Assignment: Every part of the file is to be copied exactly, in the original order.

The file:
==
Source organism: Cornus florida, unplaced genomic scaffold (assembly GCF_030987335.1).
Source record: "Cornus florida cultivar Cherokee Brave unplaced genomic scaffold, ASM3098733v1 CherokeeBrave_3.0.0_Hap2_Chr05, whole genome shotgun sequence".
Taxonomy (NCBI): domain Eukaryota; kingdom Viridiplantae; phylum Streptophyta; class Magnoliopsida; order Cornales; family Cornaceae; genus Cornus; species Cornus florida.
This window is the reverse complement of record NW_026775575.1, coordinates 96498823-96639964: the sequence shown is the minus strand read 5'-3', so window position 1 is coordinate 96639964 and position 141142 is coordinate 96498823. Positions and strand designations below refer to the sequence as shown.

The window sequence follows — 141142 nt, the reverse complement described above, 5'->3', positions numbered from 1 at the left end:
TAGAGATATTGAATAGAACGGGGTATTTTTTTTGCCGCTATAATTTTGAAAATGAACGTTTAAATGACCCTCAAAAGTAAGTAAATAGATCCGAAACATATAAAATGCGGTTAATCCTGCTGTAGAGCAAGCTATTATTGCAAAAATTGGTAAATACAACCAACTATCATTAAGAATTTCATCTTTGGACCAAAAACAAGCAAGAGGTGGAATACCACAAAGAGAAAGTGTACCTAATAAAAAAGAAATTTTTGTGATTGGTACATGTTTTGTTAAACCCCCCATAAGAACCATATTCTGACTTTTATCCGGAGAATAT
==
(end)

Source organism: Cornus florida, unplaced genomic scaffold (assembly GCF_030987335.1).
Source record: "Cornus florida cultivar Cherokee Brave unplaced genomic scaffold, ASM3098733v1 CherokeeBrave_3.0.0_Hap2_Chr05, whole genome shotgun sequence".
Taxonomy (NCBI): domain Eukaryota; kingdom Viridiplantae; phylum Streptophyta; class Magnoliopsida; order Cornales; family Cornaceae; genus Cornus; species Cornus florida.
This window is the reverse complement of record NW_026775575.1, coordinates 96498823-96639964: the sequence shown is the minus strand read 5'-3', so window position 1 is coordinate 96639964 and position 141142 is coordinate 96498823. Positions and strand designations below refer to the sequence as shown.

The window sequence follows — 141142 nt, the reverse complement described above, 5'->3', positions numbered from 1 at the left end:
TAGAGATATTGAATAGAACGGGGTATTTTTTTTGCCGCTATAATTTTGAAAATGAACGTTTAAATGACCCTCAAAAGTAAGTAAATAGATCCGAAACATATAAAATGCGGTTAATCCTGCTGTAGAGCAAGCTATTATTGCAAAAATTGGTAAATACAACCAACTATCATTAAGAATTTCATCTTTGGACCAAAAACAAGCAAGAGGTGGAATACCACAAAGAGAAAGTGTACCTAATAAAAAAGAAATTTTTGTGATTGGTACATGTTTTGTTAAACCCCCCATAAGAACCATATTCTGACTTTTATCCGGAGAATAT